The increased uptake and use of smaller blood volumes for sampling (microsampling) has the potential to refine and reduce animal use, particularly for toxicokinetics. We have identified the barriers to adoption through workshops and surveys of company practice. A working group has been active since 2012 to share data and experience, make evidence-based recommendations on best practice and inform changes in regulatory guidelines. We have developed a practical resource to disseminate study designs which reduce animal use and protocols which refine procedures.
To maximise the 3Rs impact, increased uptake in GLP regulatory toxicology studies is needed. Since acceptance of microsampling was supported by updates to regulatory guidance in 2017 (ICH S3a Q&A), many more companies now regularly adopt this technique within GLP studies. In 2021 we initiated another survey to establish the current practice and to identify remaining barriers to wider adoption.
Toxicokinetic analysis identifies the level of drug exposure which elicits an adverse event in animals. Most short and long-term toxicity studies include ‘main study animals’ which are used to determine potential adverse effects, plus ‘satellite animals’ for toxicokinetics. Direct biological comparison of exposure and adverse events in the same animal is limited by the volume of blood required for analysis – typically around 200µl per time point.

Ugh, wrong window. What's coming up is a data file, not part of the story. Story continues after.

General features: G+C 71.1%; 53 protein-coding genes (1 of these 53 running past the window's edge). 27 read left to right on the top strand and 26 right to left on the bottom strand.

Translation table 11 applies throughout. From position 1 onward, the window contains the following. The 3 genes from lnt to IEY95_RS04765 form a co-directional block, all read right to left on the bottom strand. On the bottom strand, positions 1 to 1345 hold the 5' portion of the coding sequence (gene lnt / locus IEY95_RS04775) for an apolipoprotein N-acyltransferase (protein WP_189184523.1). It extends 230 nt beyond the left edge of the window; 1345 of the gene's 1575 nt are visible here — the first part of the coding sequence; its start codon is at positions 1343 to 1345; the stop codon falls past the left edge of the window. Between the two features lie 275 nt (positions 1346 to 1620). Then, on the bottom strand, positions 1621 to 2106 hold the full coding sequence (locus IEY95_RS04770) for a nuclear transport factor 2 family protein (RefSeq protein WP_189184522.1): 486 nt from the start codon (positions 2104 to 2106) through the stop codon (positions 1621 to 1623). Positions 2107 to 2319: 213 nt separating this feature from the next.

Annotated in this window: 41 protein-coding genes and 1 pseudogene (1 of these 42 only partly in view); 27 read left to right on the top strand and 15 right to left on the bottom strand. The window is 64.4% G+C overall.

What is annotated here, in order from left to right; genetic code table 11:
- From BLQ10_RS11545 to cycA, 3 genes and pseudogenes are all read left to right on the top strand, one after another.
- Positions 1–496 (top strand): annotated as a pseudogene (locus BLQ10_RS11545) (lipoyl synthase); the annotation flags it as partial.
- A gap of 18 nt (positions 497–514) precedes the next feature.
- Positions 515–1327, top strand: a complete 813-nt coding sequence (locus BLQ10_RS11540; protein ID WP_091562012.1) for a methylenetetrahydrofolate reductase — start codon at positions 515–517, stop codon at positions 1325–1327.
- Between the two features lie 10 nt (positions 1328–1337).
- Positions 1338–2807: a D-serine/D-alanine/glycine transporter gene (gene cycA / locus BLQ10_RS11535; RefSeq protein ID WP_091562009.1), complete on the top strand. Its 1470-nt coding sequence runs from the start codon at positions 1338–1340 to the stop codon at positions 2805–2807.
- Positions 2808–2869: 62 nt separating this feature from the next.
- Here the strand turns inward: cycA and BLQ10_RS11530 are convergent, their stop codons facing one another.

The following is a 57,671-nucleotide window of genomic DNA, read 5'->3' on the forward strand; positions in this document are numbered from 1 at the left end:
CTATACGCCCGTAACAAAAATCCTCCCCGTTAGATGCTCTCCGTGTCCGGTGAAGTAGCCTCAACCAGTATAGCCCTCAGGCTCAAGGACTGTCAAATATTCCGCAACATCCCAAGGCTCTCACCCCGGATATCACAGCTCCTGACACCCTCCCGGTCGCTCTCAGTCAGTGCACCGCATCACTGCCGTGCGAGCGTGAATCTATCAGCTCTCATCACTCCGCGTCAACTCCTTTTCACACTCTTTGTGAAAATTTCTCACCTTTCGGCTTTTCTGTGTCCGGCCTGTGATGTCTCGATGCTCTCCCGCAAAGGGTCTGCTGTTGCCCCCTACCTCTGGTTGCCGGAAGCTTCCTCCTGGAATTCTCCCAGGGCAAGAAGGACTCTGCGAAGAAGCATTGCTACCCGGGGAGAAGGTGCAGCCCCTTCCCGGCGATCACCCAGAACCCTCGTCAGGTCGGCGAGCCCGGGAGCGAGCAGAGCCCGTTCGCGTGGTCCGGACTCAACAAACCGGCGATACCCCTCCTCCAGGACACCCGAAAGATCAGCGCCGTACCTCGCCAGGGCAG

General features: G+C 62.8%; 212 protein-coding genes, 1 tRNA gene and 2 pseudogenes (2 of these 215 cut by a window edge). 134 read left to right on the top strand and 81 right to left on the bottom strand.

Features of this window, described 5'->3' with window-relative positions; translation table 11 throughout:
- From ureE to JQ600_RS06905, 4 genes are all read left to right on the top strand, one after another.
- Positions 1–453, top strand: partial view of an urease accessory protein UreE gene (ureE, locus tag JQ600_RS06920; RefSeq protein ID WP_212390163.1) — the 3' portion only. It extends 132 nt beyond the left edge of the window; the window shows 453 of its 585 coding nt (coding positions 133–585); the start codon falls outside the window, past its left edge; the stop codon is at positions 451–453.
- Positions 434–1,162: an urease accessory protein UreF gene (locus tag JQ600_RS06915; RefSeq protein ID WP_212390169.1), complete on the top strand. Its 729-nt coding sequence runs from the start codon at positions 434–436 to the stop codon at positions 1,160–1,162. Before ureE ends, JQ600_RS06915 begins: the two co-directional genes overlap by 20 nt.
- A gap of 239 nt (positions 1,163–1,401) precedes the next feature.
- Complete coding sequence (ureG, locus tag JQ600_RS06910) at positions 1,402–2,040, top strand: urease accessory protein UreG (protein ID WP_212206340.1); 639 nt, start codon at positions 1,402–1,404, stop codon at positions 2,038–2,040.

For many small molecules, biologics and biomarkers, bioanalytical methods exist that allow drugs to be measured in blood samples of less than 50µl per time point. This provides the opportunity to take microsamples of blood from the main study group without the need for satellite animals, giving scientific as well as 3Rs benefits. Removing the need for specific groups of rodents for the sole purpose of toxicokinetics represents the single biggest opportunity to reduce the use of animals in regulatory toxicology studies – providing up to a 55% reduction for some studies.
Sparrow S et al. (2011). Opportunities to minimise animal use in pharmaceutical regulatory general toxicology: A cross company review. Regulatory Toxicology and Pharmacology 61(2): 222-229. doi:10.1016/j.yrtph.2011.08.001
Chapman K et al. (2014). Overcoming the barriers to the uptake of nonclinical microsampling in regulatory safety studies. Drug Discovery Today 19(5): 528-32. doi:10.1016/j.drudis.2014.01.002